As democracy is all about collective voice of all sections of the society and press plays a key role by participating in formation of a collective opinion (Shen, Zhang, 375). With control over the press, it ends up only serving the interest of the country’s political and economic elites thus supressing the marginalised and alternative voices of the nation (Thomas, Zaharom, 179).
Lastly but not least, press censorship kills the ethos of journalism. With control over journalism the very professional values – neutrality and participant, disseminating information to the public with an endeavour at social reform becomes obscure (Shen, Zhang, 375). This is because the establishment with its control over press, the objective of journalism shifts from raising people’s concern to promoting the legitimacy of the government (Thomas, Zaharom, 181).
Questions around journalistic freedom in India
Considered to be one of the largest democracies in the world the freedom of speech and expression has been enshrined in the very constitution of India. Article 19 of the Indian constitution affirms that all citizens shall have the right to freedom of speech and expression along with various other rights pertaining to exercise of freedom.
Perhaps that’s what makes India home to more than 70,000 newspapers and over 500 satellite channels in several languages (BBC, 2012). However, despite such robust growth of media in the country, according to the 2016 Reporters without Border, Freedom of Press Index, India stands at 133 out of 180 countries. In terms of the colour category map it is assigned as red color which indicates ‘very bad’ state of press freedom. Despite its status as the world’s largest democracy, the extent of India’s freedom of expression remains a controversial topic (The World Street Journal, 2012). Surprisingly though there is a variation in the rankings but India in accordance to the colour category stands in the same position as Bangladesh, Pakistan, Turkey and Iraq – countries that are facing sharp challenges when it comes to freedom of press.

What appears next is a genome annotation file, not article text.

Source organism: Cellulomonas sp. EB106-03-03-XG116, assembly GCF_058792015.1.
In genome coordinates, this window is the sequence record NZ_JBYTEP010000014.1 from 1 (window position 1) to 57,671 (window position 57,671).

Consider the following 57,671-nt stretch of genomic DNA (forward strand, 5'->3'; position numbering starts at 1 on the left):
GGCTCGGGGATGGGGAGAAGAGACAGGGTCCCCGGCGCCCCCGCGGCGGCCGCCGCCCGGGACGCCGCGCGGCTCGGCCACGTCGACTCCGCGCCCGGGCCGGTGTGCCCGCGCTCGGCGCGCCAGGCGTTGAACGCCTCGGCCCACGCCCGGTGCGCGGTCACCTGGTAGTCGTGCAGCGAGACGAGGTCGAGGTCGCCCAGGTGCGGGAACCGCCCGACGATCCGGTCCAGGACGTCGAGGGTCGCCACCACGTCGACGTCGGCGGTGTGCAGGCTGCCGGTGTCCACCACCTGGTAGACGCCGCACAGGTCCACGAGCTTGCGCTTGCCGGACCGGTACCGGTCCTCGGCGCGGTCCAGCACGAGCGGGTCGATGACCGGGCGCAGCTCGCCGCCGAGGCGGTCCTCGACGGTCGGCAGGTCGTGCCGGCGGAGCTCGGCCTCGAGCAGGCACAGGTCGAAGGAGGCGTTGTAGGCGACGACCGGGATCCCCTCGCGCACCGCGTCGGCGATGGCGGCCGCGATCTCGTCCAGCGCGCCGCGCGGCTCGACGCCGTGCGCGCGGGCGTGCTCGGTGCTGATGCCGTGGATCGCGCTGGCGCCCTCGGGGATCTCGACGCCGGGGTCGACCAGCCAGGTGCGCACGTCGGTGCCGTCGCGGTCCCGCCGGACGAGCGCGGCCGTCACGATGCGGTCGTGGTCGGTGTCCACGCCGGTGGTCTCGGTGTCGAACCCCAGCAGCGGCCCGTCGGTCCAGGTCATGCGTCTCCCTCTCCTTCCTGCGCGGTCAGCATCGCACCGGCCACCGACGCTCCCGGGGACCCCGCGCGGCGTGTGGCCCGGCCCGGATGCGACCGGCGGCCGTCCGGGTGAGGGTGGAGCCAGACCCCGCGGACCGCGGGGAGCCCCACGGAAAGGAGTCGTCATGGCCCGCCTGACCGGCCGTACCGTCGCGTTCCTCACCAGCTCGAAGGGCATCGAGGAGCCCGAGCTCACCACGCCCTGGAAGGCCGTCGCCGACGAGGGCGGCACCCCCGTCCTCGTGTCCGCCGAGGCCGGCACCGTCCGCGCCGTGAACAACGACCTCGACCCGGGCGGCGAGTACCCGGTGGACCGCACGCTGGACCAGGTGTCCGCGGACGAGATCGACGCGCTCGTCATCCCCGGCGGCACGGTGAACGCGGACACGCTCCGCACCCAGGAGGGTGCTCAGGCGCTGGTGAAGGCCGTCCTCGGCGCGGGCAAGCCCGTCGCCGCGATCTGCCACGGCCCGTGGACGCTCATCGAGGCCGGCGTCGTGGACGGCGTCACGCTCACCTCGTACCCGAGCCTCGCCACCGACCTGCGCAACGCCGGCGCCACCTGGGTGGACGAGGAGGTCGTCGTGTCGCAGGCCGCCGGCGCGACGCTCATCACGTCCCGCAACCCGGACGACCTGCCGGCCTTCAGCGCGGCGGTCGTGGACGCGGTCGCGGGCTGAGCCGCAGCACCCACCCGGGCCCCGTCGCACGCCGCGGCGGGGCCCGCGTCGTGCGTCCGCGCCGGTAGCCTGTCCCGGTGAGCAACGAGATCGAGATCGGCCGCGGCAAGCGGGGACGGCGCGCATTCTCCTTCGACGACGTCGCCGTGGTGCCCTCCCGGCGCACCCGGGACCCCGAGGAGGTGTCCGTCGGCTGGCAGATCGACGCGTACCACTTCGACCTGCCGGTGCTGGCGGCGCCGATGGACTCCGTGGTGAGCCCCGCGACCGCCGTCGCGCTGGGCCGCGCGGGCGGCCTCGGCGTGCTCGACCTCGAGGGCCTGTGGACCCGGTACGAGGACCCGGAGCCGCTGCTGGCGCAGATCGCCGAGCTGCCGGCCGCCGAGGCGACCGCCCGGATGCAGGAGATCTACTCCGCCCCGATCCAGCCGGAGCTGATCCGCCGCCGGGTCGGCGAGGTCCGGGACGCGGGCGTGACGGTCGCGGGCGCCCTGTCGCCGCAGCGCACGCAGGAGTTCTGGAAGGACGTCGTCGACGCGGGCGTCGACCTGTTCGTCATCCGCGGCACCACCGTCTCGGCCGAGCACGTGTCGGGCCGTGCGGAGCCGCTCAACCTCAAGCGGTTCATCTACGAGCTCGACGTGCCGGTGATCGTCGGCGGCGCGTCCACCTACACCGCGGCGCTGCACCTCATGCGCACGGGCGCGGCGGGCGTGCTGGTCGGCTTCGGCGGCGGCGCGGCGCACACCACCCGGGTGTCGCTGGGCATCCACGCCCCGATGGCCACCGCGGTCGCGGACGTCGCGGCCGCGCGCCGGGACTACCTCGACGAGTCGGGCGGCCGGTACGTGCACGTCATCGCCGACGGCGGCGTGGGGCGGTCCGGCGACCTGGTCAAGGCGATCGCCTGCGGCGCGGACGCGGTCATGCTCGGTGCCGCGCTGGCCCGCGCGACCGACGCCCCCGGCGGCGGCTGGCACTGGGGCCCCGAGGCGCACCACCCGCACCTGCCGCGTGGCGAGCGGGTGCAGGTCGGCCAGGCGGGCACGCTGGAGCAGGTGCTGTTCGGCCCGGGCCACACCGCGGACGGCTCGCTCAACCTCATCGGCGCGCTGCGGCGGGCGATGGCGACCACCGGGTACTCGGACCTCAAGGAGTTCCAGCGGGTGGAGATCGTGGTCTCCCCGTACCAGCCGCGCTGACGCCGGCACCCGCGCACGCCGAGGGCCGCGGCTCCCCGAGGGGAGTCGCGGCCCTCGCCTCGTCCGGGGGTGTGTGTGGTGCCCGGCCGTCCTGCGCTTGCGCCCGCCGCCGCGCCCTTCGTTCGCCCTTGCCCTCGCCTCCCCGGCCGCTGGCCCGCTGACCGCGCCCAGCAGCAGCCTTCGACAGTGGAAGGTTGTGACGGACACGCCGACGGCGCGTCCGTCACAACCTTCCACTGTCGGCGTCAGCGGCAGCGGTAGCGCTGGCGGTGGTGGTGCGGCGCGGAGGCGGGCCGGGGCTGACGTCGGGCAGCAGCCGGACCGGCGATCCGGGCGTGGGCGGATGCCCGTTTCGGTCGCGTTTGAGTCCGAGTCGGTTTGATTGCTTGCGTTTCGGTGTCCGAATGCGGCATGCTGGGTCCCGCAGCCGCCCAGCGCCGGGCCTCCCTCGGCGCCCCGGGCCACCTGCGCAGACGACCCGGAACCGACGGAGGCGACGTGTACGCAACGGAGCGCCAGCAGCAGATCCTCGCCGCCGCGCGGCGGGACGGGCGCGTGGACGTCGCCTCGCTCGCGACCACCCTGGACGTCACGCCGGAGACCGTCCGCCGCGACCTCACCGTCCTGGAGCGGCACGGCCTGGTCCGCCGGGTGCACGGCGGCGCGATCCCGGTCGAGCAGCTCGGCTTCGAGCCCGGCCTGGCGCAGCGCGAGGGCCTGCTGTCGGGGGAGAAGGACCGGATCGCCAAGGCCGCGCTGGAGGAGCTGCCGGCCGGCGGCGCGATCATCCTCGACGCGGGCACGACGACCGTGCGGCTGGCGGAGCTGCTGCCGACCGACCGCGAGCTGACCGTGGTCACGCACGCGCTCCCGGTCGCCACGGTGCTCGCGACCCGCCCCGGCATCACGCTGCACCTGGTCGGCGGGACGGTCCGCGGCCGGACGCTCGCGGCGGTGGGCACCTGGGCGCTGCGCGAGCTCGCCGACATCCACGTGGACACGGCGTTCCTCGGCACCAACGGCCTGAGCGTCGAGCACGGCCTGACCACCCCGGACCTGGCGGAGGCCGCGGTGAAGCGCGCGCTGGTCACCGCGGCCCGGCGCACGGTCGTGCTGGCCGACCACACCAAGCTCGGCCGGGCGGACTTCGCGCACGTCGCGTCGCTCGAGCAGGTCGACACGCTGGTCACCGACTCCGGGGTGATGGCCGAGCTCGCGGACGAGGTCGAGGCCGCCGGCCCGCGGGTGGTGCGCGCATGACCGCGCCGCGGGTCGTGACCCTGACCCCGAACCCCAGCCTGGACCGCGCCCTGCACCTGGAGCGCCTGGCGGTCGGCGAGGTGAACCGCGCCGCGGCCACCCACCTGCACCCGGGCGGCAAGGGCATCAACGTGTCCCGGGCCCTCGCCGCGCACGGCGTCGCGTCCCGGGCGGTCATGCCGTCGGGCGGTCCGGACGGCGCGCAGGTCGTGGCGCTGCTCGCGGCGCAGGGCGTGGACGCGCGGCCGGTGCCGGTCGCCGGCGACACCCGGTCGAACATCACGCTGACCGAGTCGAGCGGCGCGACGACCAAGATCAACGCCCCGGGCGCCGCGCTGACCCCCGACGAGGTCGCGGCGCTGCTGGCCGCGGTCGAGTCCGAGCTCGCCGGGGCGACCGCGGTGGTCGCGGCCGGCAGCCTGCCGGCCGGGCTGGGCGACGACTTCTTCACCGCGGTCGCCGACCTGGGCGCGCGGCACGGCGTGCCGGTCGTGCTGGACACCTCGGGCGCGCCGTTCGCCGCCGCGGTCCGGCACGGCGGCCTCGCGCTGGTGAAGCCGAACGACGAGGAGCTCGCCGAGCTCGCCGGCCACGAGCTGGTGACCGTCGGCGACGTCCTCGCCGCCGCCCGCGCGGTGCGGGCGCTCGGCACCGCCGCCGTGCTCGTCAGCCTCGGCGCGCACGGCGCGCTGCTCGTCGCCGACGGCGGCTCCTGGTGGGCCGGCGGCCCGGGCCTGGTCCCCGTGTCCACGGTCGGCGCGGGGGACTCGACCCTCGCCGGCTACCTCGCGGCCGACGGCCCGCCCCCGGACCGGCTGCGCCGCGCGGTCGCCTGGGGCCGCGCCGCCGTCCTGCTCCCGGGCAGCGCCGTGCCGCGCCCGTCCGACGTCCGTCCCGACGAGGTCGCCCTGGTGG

The data of further elicits
Journalists and bloggers are attacked and anathematized by various religious groups that are quick to take offence. At the same time, it is hard for journalists to cover regions such as Kashmir that are regarded as sensitive by the government. Prime Minister Narendra Modi seems indifferent to these threats and problems, and there is no mechanism for protecting journalists. Instead, in a desire to increase control of media coverage, Modi envisages opening a journalism university run by former propaganda ministry officials. (RSF, 2016)
While the government has not openly exercised direct control over the press however time and again it has been observed that the state through various other machineries has indirectly attempted at curbing the freedom of press. This could be trailed to the existence of what we might call an ‘invisible press censorship’ in India.
Three newspapers published from Nagaland – a state on the hilly terrain of India’s northeastern region on November 16, 2016 decided to publish the newspaper keeping their editorial pages blank. The reason behind this was that The Assam Rifles – a wing of India’s paramilitary force in October 2016 had told editors to stop covering rebel group National Socialist Council of Nagaland – Khaplang (BBC, 2015). Nagaland has been an insurgent prone zone since long where rebels have been fighting for an independent homeland for more than 60 years in a bitter battle against Indian security forces. Often the press is caught in between this tug of war because they decide on publishing both sides of the story and that is a reason why newspapers in Nagaland face accusations from security forces of taking sides (BBC, 2015). The editors of the Morung Express, the Eastern Mirror and the Nagaland Page was quoted in BBC saying they were protesting against the diktat from paramilitary force.
This has been a very common mechanism of the state where it often tries to control the journalists on the pretext of law and order situation.